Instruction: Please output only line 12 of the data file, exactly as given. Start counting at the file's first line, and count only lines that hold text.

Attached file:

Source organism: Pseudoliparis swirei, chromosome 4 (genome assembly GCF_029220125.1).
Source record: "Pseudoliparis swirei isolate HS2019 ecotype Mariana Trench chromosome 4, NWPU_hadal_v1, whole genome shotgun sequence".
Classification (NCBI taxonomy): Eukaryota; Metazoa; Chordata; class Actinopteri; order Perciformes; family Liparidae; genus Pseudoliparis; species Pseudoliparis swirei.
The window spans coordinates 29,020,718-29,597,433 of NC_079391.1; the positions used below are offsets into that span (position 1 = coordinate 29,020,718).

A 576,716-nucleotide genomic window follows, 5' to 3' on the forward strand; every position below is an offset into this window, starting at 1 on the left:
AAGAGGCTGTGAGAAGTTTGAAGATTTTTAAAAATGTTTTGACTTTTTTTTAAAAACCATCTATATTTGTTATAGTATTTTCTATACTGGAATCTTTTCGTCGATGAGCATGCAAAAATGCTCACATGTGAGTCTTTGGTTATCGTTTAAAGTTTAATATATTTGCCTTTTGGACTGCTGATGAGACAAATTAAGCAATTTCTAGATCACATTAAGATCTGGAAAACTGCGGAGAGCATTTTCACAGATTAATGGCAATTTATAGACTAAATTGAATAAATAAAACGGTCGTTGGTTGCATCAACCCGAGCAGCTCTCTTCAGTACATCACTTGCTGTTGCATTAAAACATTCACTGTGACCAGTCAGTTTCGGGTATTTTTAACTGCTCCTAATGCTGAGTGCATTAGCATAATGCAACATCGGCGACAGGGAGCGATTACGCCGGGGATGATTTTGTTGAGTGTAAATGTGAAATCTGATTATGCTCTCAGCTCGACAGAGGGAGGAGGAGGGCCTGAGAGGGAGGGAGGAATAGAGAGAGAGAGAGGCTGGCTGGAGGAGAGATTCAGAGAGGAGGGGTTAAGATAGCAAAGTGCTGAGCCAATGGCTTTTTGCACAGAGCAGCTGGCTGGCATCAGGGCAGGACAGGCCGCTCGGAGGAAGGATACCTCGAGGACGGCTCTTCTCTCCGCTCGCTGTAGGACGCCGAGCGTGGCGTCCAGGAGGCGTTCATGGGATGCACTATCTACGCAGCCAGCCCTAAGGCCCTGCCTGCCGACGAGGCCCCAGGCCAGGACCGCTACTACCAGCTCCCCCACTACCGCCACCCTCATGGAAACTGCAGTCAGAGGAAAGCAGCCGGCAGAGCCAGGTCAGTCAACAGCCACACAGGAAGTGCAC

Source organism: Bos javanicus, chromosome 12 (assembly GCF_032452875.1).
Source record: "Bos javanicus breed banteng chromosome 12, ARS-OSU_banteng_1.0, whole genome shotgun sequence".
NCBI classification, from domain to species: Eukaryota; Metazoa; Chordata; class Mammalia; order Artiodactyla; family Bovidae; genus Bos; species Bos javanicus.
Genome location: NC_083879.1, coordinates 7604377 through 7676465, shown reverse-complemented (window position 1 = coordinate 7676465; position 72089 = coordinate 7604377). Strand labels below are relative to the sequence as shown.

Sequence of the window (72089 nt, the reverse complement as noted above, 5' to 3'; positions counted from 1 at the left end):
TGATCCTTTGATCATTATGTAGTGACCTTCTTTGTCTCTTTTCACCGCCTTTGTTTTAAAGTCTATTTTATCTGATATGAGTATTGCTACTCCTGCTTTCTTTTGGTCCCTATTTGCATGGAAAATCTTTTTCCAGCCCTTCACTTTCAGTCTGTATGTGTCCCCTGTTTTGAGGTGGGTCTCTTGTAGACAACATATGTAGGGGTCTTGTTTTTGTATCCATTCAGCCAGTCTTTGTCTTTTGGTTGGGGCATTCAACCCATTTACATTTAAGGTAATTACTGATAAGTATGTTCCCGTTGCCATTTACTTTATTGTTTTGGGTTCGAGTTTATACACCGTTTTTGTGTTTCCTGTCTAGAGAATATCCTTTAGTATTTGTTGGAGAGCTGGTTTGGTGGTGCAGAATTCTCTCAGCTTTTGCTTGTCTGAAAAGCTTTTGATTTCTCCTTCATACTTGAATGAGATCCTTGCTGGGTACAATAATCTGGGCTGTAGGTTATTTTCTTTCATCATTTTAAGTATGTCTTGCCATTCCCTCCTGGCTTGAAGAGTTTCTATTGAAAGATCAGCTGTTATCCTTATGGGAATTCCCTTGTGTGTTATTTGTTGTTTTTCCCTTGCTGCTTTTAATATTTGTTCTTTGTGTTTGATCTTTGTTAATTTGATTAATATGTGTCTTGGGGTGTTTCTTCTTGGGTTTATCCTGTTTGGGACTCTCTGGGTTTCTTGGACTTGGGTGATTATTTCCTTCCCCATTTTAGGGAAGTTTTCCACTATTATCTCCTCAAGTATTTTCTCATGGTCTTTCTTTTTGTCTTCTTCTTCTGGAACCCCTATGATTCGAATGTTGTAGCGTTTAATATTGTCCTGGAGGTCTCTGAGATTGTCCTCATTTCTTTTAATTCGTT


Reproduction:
TGATCCTTTGATCATTATGTAGTGACCTTCTTTGTCTCTTTTCACCGCCTTTGTTTTAAAGTCTATTTTATCTGATATGAGTATTGCTACTCCTGCTTTCTTTTGGTCCCTATTTGCATGGAAAATCTTTTTCCAGCCCTTCACTTTCAGTCTGTATGTGTCCCCTGTTTTGAGGTGGGTCTCTTGTAGACAACATATGTAGGGGTCTTGTTTTTGTATCCATTCAGCCAGTCTTTGTCTTTTGGTTGGGGCATTCAACCCATTTACATTTAAGGTAATTACTGATAAGTATGTTCCCGTTGCCATTTACTTTATTGTTTTGGGTTCGAGTTTATACACCGTTTTTGTGTTTCCTGTCTAGAGAATATCCTTTAGTATTTGTTGGAGAGCTGGTTTGGTGGTGCAGAATTCTCTCAGCTTTTGCTTGTCTGAAAAGCTTTTGATTTCTCCTTCATACTTGAATGAGATCCTTGCTGGGTACAATAATCTGGGCTGTAGGTTATTTTCTTTCATCATTTTAAGTATGTCTTGCCATTCCCTCCTGGCTTGAAGAGTTTCTATTGAAAGATCAGCTGTTATCCTTATGGGAATTCCCTTGTGTGTTATTTGTTGTTTTTCCCTTGCTGCTTTTAATATTTGTTCTTTGTGTTTGATCTTTGTTAATTTGATTAATATGTGTCTTGGGGTGTTTCTTCTTGGGTTTATCCTGTTTGGGACTCTCTGGGTTTCTTGGACTTGGGTGATTATTTCCTTCCCCATTTTAGGGAAGTTTTCCACTATTATCTCCTCAAGTATTTTCTCATGGTCTTTCTTTTTGTCTTCTTCTTCTGGAACCCCTATGATTCGAATGTTGTAGCGTTTAATATTGTCCTGGAGGTCTCTGAGATTGTCCTCATTTCTTTTAATTCGTT